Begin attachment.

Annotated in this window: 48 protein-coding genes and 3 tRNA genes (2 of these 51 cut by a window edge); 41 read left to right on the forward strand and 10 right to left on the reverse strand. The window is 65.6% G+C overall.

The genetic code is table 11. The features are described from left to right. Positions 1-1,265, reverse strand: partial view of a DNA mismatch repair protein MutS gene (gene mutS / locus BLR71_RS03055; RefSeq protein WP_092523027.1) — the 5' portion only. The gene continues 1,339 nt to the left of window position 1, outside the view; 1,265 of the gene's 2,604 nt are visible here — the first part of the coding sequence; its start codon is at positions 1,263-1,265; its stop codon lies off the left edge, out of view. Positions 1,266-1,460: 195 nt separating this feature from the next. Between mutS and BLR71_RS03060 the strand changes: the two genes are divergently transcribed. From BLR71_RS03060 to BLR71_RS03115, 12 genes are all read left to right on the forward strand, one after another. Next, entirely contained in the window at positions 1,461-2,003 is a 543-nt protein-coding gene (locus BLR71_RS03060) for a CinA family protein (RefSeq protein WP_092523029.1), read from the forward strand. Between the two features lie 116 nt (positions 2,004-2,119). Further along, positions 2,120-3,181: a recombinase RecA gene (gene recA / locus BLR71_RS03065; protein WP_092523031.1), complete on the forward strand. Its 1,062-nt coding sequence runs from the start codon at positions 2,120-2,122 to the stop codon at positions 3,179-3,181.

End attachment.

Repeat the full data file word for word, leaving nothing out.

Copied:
Annotated in this window: 48 protein-coding genes and 3 tRNA genes (2 of these 51 cut by a window edge); 41 read left to right on the forward strand and 10 right to left on the reverse strand. The window is 65.6% G+C overall.

The genetic code is table 11. The features are described from left to right. Positions 1-1,265, reverse strand: partial view of a DNA mismatch repair protein MutS gene (gene mutS / locus BLR71_RS03055; RefSeq protein WP_092523027.1) — the 5' portion only. The gene continues 1,339 nt to the left of window position 1, outside the view; 1,265 of the gene's 2,604 nt are visible here — the first part of the coding sequence; its start codon is at positions 1,263-1,265; its stop codon lies off the left edge, out of view. Positions 1,266-1,460: 195 nt separating this feature from the next. Between mutS and BLR71_RS03060 the strand changes: the two genes are divergently transcribed. From BLR71_RS03060 to BLR71_RS03115, 12 genes are all read left to right on the forward strand, one after another. Next, entirely contained in the window at positions 1,461-2,003 is a 543-nt protein-coding gene (locus BLR71_RS03060) for a CinA family protein (RefSeq protein WP_092523029.1), read from the forward strand. Between the two features lie 116 nt (positions 2,004-2,119). Further along, positions 2,120-3,181: a recombinase RecA gene (gene recA / locus BLR71_RS03065; protein WP_092523031.1), complete on the forward strand. Its 1,062-nt coding sequence runs from the start codon at positions 2,120-2,122 to the stop codon at positions 3,179-3,181.